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The Twins' TV deal with Bally Sports isn't what the team or its fans wanted

FORT MYERS, FLA. — The twins bravely pretended Monday that they were excited about their new television contract, a one-year consolation prize they didn't really want.

“We are delighted to be back at Bally Sports North. We know they will do a great job in 2024, just as they have done for the many years they have been the home of Twins baseball,” said team president Dave St Peter insisted. “At the same time, we know it’s not a perfect outcome for anyone.”

So true. The Twins wanted a new partner who could sell their games on a streaming platform and all but promised this new option last fall. But after a winter of searching for a partnership that makes financial sense, they will enter the 2024 season without one, with no Twins fans the option to watch their games without paying for a variety of channels that they won't see.

They remain stuck in the cable-bundling era, where customers pay a monthly fee to receive 100 or more channels, while many or most of their viewers have moved on to the streaming era, where customers subscribe (usually for far more lower fees). only on the channels that interest you. Cable and satellite packages were once hugely profitable for teams and their networks, but for at least another year the Twins will be locked into this dying concept as they try to adapt.

Even the streaming services that carry the Twins' Bally Sports North broadcasts — FuboTV or DirecTV Stream, for example — offer them in cable packages that cost $80 or more per month.

“We are aware of the fact that some of our fans are having difficulty watching our games and we want to resolve this as quickly as possible,” St. Peter said. “We're already working on 2025. We've had many different conversations about the future of Twins television, and those conversations will continue.”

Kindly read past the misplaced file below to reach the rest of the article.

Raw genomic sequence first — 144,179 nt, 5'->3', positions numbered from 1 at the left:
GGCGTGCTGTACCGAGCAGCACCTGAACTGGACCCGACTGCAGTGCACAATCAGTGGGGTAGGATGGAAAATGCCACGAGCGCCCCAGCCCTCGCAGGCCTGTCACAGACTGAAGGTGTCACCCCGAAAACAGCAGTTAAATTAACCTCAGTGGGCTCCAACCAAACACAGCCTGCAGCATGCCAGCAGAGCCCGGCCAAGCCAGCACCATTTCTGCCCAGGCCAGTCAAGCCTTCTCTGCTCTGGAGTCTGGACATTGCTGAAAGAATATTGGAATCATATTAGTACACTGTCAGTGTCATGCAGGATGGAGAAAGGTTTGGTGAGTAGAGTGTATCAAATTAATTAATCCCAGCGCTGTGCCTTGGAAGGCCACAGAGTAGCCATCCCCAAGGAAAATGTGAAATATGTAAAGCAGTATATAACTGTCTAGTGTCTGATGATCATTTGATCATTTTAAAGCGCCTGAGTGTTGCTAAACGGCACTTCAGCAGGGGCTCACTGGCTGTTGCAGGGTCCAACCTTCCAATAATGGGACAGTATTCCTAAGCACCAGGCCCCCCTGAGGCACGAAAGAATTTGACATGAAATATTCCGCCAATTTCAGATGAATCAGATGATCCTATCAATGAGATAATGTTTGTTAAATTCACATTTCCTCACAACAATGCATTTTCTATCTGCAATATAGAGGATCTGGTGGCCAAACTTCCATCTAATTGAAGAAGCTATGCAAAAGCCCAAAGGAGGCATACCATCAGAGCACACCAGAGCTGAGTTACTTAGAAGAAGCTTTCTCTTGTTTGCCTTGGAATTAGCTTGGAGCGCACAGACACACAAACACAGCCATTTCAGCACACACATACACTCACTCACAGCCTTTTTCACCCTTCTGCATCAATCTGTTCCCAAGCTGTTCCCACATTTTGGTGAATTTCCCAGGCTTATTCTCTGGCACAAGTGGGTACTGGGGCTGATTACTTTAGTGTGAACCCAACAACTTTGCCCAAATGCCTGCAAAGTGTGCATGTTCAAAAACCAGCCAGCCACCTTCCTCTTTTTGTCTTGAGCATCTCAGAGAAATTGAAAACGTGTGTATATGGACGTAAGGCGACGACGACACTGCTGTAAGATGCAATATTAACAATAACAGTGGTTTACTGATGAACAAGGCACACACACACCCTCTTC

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The Twins' most tempting option so far has been to join a joint effort with Major League Baseball to offer teams on their own streaming platform. But Diamond Sports Group, the parent company of the 19 regional sports networks under the Bally brand, has been in bankruptcy proceedings for nearly a year and is trying to stay in business. This creates additional uncertainty that prevents MLB from developing such a product for this season.

Until that changes, the Twins had to settle for a new contract — at an undisclosed price but believed to be well below the $54 million BSN paid last year — to stay on the network for another year .

But regardless of whether their broadcast partner changes next year or not, the twins fear the loss of television revenue will continue for some time. They've reduced payroll from about $154 million on opening day last year to a projected total of about $130 million by 2024.

“Our planning for a decline in sales is fairly well documented, but we expect this will only be the case for a period of time before anything changes,” St. Peter said. “I look at it as building a business. We have content that is desirable and we believe we can build a very profitable business around streaming. Things may be difficult in the next few years, but there is a solid opportunity. We’ll see.” I look forward to moving forward with this future.

Puckett's catch stands out again

The Twins' spring headquarters at Hammond Stadium in Fort Myers, Fla., was relatively quiet Monday as even early-arriving players took a final day off before spring training began in earnest. Pitchers and catchers must check in by Wednesday and begin team-organized workouts on Thursday.

About 500 feet from the ballpark, a familiar sight has been returned to its prominent place at the Lee Health Sports Complex. A huge metal effigy of Kirby Puckettjumped to the left center field wall to rob Ron Gant for an extra-base hit during the 1991 World Series, is again suspended from the team's minor league clubhouse.

The artwork was severely damaged by Hurricane Ian in 2022 and was demolished as part of restoration before the camp opened last year.

This is the most noticeable change to the Twins' suspension. Lee Health, the team's new naming rights partner, now graces the stadium's main scoreboard, “and we've done some cosmetic touches around the stadium and added some new concession offerings,” St. Peter said. “We are back to full operations after the pandemic, the lockout and the hurricane and we are optimistic that fans will respond in the same numbers as before all of this.”

The Twins drew 98,318 fans in 16 Grapefruit League games last spring, an average of 6,145. That was an 18.5% increase over the abbreviated spring 2022 schedule, but still 16.8% less than the 2018 average of 7,385 fans.

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